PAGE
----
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Sin City is doing something good for its less fortunate citizens as well as those who've broken the law this month. The city of Las Vegas, Nevada will drop any parking ticket fines for those who make a donation to a local food bank.

A parking ticket can cost up to $100 in Las Vegas but the whole thing can be forgiven by bringing in non-perishable food items of equal or greater value to the Parking Services Offices at 500 S. Main Street through December 16.

The program is designed to help the less fortunate during the holidays.

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For more than 20 years. Sen. Susan Collins (R-ME) has served the citizens of Maine in the U.S. Senate. For most of that time, she has enjoyed a hard-fought reputation as a moderate Republican who methodically builds bridges and consensus in an era of political polarization. To millions of political observers, she exemplified the best of post-partisan leadership, finding a "third way" through the static of ideological tribalism.

However, all of that has changed since the election of Donald Trump in 2016. Voters in Maine, particularly those who lean left, have run out of patience with Collins and her seeming refusal to stand up to Trump. That frustration peaked with the nomination of Brett Kavanaugh to the Supreme Court.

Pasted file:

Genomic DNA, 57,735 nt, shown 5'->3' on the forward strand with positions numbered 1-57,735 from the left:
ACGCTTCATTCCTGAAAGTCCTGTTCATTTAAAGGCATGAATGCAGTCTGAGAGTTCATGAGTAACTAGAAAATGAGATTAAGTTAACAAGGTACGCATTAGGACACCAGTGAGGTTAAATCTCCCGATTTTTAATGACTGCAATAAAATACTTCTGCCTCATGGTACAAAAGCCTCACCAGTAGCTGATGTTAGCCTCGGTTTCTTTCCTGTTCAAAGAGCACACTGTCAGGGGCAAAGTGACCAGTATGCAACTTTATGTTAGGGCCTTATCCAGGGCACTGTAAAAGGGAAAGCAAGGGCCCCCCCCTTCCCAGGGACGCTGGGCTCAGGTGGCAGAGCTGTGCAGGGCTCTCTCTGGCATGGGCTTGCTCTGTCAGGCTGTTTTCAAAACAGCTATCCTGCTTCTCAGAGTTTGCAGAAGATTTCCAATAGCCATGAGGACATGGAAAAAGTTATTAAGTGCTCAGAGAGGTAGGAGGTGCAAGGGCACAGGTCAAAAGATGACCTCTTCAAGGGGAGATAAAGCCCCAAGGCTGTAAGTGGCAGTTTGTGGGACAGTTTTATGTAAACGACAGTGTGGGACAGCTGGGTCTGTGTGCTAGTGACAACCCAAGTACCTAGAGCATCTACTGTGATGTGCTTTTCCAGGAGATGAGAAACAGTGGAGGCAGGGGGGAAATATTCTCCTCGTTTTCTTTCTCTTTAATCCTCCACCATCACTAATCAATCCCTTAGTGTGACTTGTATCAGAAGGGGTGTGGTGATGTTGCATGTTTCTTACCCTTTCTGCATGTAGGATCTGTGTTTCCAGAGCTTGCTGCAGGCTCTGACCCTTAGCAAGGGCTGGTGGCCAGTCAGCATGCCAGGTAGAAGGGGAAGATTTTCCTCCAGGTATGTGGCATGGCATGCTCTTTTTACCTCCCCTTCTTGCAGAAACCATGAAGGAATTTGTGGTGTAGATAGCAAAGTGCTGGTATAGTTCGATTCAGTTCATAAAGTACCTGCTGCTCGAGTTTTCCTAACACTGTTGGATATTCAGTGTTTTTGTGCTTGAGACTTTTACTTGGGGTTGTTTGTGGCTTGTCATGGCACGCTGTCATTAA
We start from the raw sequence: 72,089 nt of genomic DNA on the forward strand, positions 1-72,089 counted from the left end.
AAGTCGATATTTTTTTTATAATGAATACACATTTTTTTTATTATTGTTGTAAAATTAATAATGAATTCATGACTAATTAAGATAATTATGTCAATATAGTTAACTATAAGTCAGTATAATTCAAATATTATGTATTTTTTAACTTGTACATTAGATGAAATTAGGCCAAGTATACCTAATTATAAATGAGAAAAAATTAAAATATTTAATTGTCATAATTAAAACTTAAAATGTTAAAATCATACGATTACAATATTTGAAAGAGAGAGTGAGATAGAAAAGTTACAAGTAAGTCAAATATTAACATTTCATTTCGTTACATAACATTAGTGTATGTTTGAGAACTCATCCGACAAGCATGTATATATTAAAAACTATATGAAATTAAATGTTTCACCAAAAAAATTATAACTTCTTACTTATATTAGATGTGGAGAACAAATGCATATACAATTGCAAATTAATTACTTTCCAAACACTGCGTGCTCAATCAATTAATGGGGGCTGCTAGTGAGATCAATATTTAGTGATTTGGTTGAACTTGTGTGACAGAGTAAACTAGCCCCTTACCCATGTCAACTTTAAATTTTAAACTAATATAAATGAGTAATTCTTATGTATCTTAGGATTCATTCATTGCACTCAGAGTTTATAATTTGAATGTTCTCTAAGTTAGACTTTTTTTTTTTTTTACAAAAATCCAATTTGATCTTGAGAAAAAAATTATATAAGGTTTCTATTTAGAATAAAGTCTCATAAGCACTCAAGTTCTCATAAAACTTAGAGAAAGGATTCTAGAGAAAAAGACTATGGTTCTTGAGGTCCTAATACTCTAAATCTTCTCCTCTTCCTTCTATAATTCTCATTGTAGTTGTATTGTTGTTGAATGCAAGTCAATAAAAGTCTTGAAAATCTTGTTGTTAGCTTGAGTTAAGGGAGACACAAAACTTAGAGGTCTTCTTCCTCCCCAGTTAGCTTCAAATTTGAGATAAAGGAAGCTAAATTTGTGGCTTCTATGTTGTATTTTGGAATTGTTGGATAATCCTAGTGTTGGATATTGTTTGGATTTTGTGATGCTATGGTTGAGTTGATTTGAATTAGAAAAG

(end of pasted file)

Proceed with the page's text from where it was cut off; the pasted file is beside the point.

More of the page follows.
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Bernie Sanders' presidential campaign looks to be getting a huge big shot in the arm after it's faced some difficulties over the past few weeks.

Alexandria Ocasio-Cortez, a leading voice in the Democratic parties progressive, Democratic Socialist wing, is expected to endorse Sanders' campaign at the "Bernie's Back" rally in Queens, New York this Saturday.

Fellow member of "the Squad," Ilhan Omar, endorsed him on Wednesday.

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The U.K. is trying to reach its goal of net-zero emissions by 2050, but aviation may become the biggest source of greenhouse gas emissions in the U.K. by that same year. A new study commissioned by the Committee on Climate Change (CCC) and conducted at the Imperial College London says that in order for the U.K. to reach its target, aviation can only see a 25% increase, and they've got a very specific recommendation on how to fix it: Curb frequent flyer programs.

Currently, air travel accounts for 2% of global greenhouse gas emissions, however that number is projected to increase for several reasons. There's a growing demand for air travel, yet it's harder to decarbonize aviation. Electric cars are becoming more common. Electric planes, not so much. If things keep on going the way they are, flights in the U.K. should increase by 50%.

Nearly every airline in the world has a frequent flyer program. The programs offer perks, including free flights, if customers get a certain amount of points. According to the study, 70% of all flights from the U.K. are taken by 15% of the population, with many people taking additional (and arguably unnecessary) flights to "maintain their privileged traveler status."